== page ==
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Galloway Poultry Farm
Oneonta, Alabama

Spotlight on Galloway Poultry Farm in Oneonta, Alabama

Pilgrim's is proud to honor David and Deborah Galloway of the Galloway Poultry Farm in Oneonta, Alabama, for their conscientious farming practices and the way they conduct business.

Michael Green, service tech for the Pilgrim's complex in Guntersville, Alabama, notes that Galloway has an excellent performance track record and has outstanding character as well.
"He is a grower that you don't have to worry about; he takes care of business. He's very humble, honest and just a great person to work with," says Green.

Galloway Poultry Farm has four chicken houses on 72 acres in which they raise 16,800 chickens per house. They raise five flocks a year; amounting to over 300,000 chickens per year. They also raise about 30 head of black angus cattle on their land.

"My day starts at four or five a.m. every morning. I walk through to check on the chickens and fix things that have to be fixed," says Galloway. "After that I take care of my cows. In the summertime, there's baling 300 to 400 bales of hay to do. Stuff around the farm must be taken care of. It takes your day up, takes most of your time. I check that everything's OK with the chickens several times a day, and between flocks we clean out the houses to get them ready for another flock. We have a garden every year and we have that to take care of too."

Carrying on Tradition

David and Deborah work the farm alongside each other and raised three children on the land: Beth, mother of daughters Britlyn and Madelyn; Amanda, mother of daughter Eva; and Steven, who lives across the road from the farm where he grew up.

"It was good for the kids to grow up on a farm," says Galloway. "They learned about being at work. Not just going and punching a clock, but they learned the meaning of really working by being on the farm. They learned a lot of stuff that some kids are not able to learn, seeing first-hand what really goes on. They've been blessed to be able to be on the farm."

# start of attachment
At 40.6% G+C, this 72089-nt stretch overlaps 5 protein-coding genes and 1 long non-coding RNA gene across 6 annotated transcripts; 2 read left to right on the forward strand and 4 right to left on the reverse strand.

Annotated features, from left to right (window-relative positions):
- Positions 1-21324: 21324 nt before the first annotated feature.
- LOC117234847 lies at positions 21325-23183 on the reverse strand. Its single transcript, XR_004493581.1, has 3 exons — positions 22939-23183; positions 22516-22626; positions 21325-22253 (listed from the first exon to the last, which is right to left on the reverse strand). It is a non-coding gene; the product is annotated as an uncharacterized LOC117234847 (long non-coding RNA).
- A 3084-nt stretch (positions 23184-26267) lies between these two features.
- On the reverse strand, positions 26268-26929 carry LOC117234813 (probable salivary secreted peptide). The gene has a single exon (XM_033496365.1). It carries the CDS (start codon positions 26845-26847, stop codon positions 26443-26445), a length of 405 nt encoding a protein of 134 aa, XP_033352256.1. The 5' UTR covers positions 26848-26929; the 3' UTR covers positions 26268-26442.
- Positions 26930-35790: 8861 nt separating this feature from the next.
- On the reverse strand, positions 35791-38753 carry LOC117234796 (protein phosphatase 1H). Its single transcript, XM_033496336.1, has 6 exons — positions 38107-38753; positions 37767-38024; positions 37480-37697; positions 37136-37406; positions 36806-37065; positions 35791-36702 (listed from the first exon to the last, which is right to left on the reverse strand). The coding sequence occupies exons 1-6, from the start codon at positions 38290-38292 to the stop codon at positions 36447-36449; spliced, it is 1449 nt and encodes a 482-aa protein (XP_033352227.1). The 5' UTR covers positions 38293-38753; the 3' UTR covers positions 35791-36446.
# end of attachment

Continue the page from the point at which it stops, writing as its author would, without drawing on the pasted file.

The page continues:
David Galloway took the farm over from his parents, A.G. and Marzel, who moved there from Rainbow City when David was in the sixth grade. They worked the land for about 15 years until David and Deborah took over the farm in 1970. David Galloway also worked full time as a machinist for 28 years, until he retired to the farm full-time in 2004.

Growing a Farm

Originally, the family did not produce chicken. The first chicken houses were built in 1986, when they contracted with Gold Kist (which was acquired by Pilgrim's in 2006). They built another house in 1989 and then grew from there.

Over time, the farm has weathered many storms, some more damaging than others. Two chicken houses had to be completely rebuilt when they collapsed under the weight of rare Alabama blizzards; the three- to four- week-old chickens had to be transferred to another of the chicken houses. A third chicken house was completely blown away in a tornado; thankfully, they were between flocks and no chickens were harmed. Most recently, a fire of unknown cause burned down David Galloway's tool shop.

Still, the couple kept right on rebuilding their chicken houses and moving forward with their farm, working from before dawn until dusk.

Clean and Safe for the Environment

The Galloways are environmentally conscientious farmers. They test their soil annually, compost dead chickens, monitor the amount of litter they put on their fields in the winter, keep litter in a dry stack barn, stick to best practices to keep the amount of waste down, and keep waste and chemicals away from the creeks and lakes.

"He has a well-kept, clean farm," says Green. "He recycles his litter for every flock, he washes down his houses between every flock and his control room is clean as can be."

The Galloways belong to Robin Hill Missionary Baptist Church, the Farmers Federation through Alfa Insurance and the Alabama Poultry Growers Association.

"Galloway's performance is really good, he's as humble and honest as any of the growers that we've got and he's got a good spirit," remarks Green.

"I've always been fond of the poultry business, it's something I've always liked. I thought I would like to get into it, and I did. I really enjoy it."